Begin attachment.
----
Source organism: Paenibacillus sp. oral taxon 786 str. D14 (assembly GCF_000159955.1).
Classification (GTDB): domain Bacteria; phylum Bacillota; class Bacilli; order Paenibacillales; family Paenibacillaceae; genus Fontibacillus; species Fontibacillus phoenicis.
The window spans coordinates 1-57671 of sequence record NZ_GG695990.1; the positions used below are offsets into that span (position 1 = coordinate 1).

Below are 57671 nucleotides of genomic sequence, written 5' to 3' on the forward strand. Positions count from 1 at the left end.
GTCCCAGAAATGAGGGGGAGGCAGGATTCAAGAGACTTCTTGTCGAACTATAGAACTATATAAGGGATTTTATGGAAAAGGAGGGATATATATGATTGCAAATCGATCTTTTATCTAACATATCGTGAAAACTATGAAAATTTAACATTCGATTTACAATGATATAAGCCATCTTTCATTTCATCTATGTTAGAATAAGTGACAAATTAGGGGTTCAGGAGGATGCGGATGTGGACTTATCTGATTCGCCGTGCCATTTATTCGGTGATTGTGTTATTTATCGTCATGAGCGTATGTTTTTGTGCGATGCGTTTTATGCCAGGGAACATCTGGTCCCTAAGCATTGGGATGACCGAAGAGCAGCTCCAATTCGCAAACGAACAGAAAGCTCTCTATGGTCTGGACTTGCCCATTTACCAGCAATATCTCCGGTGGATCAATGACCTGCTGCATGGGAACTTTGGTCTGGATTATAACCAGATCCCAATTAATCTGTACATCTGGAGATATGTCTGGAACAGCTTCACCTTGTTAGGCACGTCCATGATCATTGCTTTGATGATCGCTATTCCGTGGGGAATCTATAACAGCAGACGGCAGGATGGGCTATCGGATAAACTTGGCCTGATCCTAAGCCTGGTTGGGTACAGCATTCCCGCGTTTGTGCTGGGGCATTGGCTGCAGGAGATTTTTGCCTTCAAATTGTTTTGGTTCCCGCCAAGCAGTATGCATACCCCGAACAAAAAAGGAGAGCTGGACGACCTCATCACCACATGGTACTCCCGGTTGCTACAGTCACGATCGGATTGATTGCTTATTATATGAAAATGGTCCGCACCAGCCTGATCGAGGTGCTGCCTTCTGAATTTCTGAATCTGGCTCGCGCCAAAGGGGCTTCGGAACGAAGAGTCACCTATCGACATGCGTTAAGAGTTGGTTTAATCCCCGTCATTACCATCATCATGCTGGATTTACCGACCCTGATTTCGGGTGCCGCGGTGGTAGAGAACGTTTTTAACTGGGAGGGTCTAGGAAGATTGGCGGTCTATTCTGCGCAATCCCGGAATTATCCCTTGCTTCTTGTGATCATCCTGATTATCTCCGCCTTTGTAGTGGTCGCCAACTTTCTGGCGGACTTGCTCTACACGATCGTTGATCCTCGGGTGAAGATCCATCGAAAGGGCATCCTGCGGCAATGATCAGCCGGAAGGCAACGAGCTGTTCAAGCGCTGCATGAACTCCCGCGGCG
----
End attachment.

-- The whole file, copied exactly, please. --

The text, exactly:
Source organism: Paenibacillus sp. oral taxon 786 str. D14 (assembly GCF_000159955.1).
Classification (GTDB): domain Bacteria; phylum Bacillota; class Bacilli; order Paenibacillales; family Paenibacillaceae; genus Fontibacillus; species Fontibacillus phoenicis.
The window spans coordinates 1-57671 of sequence record NZ_GG695990.1; the positions used below are offsets into that span (position 1 = coordinate 1).

Below are 57671 nucleotides of genomic sequence, written 5' to 3' on the forward strand. Positions count from 1 at the left end.
GTCCCAGAAATGAGGGGGAGGCAGGATTCAAGAGACTTCTTGTCGAACTATAGAACTATATAAGGGATTTTATGGAAAAGGAGGGATATATATGATTGCAAATCGATCTTTTATCTAACATATCGTGAAAACTATGAAAATTTAACATTCGATTTACAATGATATAAGCCATCTTTCATTTCATCTATGTTAGAATAAGTGACAAATTAGGGGTTCAGGAGGATGCGGATGTGGACTTATCTGATTCGCCGTGCCATTTATTCGGTGATTGTGTTATTTATCGTCATGAGCGTATGTTTTTGTGCGATGCGTTTTATGCCAGGGAACATCTGGTCCCTAAGCATTGGGATGACCGAAGAGCAGCTCCAATTCGCAAACGAACAGAAAGCTCTCTATGGTCTGGACTTGCCCATTTACCAGCAATATCTCCGGTGGATCAATGACCTGCTGCATGGGAACTTTGGTCTGGATTATAACCAGATCCCAATTAATCTGTACATCTGGAGATATGTCTGGAACAGCTTCACCTTGTTAGGCACGTCCATGATCATTGCTTTGATGATCGCTATTCCGTGGGGAATCTATAACAGCAGACGGCAGGATGGGCTATCGGATAAACTTGGCCTGATCCTAAGCCTGGTTGGGTACAGCATTCCCGCGTTTGTGCTGGGGCATTGGCTGCAGGAGATTTTTGCCTTCAAATTGTTTTGGTTCCCGCCAAGCAGTATGCATACCCCGAACAAAAAAGGAGAGCTGGACGACCTCATCACCACATGGTACTCCCGGTTGCTACAGTCACGATCGGATTGATTGCTTATTATATGAAAATGGTCCGCACCAGCCTGATCGAGGTGCTGCCTTCTGAATTTCTGAATCTGGCTCGCGCCAAAGGGGCTTCGGAACGAAGAGTCACCTATCGACATGCGTTAAGAGTTGGTTTAATCCCCGTCATTACCATCATCATGCTGGATTTACCGACCCTGATTTCGGGTGCCGCGGTGGTAGAGAACGTTTTTAACTGGGAGGGTCTAGGAAGATTGGCGGTCTATTCTGCGCAATCCCGGAATTATCCCTTGCTTCTTGTGATCATCCTGATTATCTCCGCCTTTGTAGTGGTCGCCAACTTTCTGGCGGACTTGCTCTACACGATCGTTGATCCTCGGGTGAAGATCCATCGAAAGGGCATCCTGCGGCAATGATCAGCCGGAAGGCAACGAGCTGTTCAAGCGCTGCATGAACTCCCGCGGCG